14 Strange and Unusual Hotels You’ll Want to Go Out of Your Way to Visit

Most people pick a vacation destination and then search for a place to stay. Here are some places that may inspire you to turn that thinking around and find fun things to do while staying in one of these unique rooms. Unlike popular theme rooms that are designed to look like intriguing locales, these hotels offer the real deal.

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Anderson School, Bothell, Washington

Kathleen Nyberg

The Anderson School, a junior high built in 1931, is an art deco building on five acres 15 miles northeast of Seattle. Here, classrooms have become hotel rooms, the woodshop has become a pub, and the pool has been transformed into the North Shore Lagoon, a Polynesian paradise complete with poolside dining. The Anderson School Brewery is housed in the former woodshop and the old cafeteria now boasts farm-to-table dining. At this School Theater, you can eat and drink while watching a movie, with service to your seat. Bothell is known as a craft beer destination and is part of the Seattle metropolitan area. During your stay, there are definitely some decorating tips that you should take note of, too.

Aurora Express Bed & Breakfast, Fairbanks, Alaska

Aurora Express

The Aurora-Express Bed & Breakfast offers a number of train cars that have been restored to various periods in history. The train cars reside on 700 feet of railroad track overlooking Fairbanks and the Tanana Valley. The interiors vary: One has been converted into four suites; another has been converted to its original use as a sleeper car. A two-bedroom suite was previously a hospital car in World War II, and the caboose has been restored to serve as a private suite-car. The latest addition to the property is the Diner Car, an 85-foot long car that seats 24. You can enjoy breakfast there, sometimes with entertainment (Blockbuster still exists in Alaska, so you might as well take advantage of that while you're there). Fairbanks, Alaska’s second-largest city, offers many outdoor activities as well as shopping and the opportunity to see the northern lights.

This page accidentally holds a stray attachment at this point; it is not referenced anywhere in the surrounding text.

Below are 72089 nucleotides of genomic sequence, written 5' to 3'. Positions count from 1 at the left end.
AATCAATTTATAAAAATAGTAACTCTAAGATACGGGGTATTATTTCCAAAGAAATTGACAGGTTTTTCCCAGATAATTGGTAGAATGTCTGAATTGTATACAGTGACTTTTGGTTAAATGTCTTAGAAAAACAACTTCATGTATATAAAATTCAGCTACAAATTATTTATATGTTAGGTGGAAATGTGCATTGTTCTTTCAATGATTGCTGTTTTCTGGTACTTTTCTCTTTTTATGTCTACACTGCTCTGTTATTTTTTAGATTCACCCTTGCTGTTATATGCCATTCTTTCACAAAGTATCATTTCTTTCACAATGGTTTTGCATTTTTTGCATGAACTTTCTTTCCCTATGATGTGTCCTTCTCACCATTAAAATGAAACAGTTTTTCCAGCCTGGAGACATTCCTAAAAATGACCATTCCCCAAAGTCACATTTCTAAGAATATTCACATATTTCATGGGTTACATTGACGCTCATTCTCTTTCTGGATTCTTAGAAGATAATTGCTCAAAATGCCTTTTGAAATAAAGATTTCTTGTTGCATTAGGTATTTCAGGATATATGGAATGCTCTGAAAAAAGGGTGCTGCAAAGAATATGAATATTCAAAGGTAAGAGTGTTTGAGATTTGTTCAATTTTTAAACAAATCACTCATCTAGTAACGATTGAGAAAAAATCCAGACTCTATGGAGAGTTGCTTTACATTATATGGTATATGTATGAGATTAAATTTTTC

Beckham Creek Cave Lodge, Parthenon, Arkansas

Mallory Jane Photography

Beckham Creek Cave Lodge is luxury cave dwelling. (Fortunately, this isn't the kind of cave that you can get trapped in - like these guys did.) You read that right: The 6,000 square feet of living space offers four bedrooms, each with its own en-suite bathroom. With a full kitchen, multiple couches and chairs as well as a 75-inch TV, there is ample space to gather and there are even areas to go to have some alone time; showers and furniture are neatly tucked into cave walls. The cave is set into the side of the mountain, providing a view of both the mountains and the valley below. Only minutes from the Buffalo River, nature and outdoor adventures are just a short distance away.

Chattanooga Choo Choo Hotel, Chattanooga, Tennessee

Chattanooga Choo Choo Hotel

The Chattanooga Choo Choo Hotel offers a choice of rooms in either an authentic railcar or an adjoining building. Terminal Station, listed on the National Register of Historic Places, serves as the hub for the vacation complex and is also home to an 1880 Chattanooga Choo Choo train engine, the only one of its kind in the city. With two music venues, a comedy venue, an award-winning restaurant and an upcoming exhibit that will feature a rotating collection of guitars, there is much to do without leaving the hotel grounds. While check-in is in the station, the rooms are in an adjacent building and in 48 railcars on the property. Chattanooga offers outdoor activities, as well as museums, restaurants, and a variety of art and music venues, and Tennessee is home to one of the nicest places in America.

Dog Bark Park Inn, Cottonwood, Idaho

Dog Bark Park Inn

The Dog Bark Park Inn is run by a husband/wife artist team who specialize in folk-art dog carvings. Affectionately known as Sweet Willy, the structure is reminiscent of the roadside architecture of the early days of road travel. Toby, a 12-foot tall beagle stands loyally at attention at Willy’s side. The three-story beagle-shaped bed and breakfast has two floors of living space and sleeps four. The second floor features a queen bed with 26 dogs carved into the headboard. Up in Willy’s muzzle is a loft with two fold-out futons. As would be expected, well-behaved dogs are welcome, when arranged in advance. The area is rich in outdoor activities; the Lewis & Clark Trail is nearby. Speaking of rather large dogs, here are some benefits of actually having one.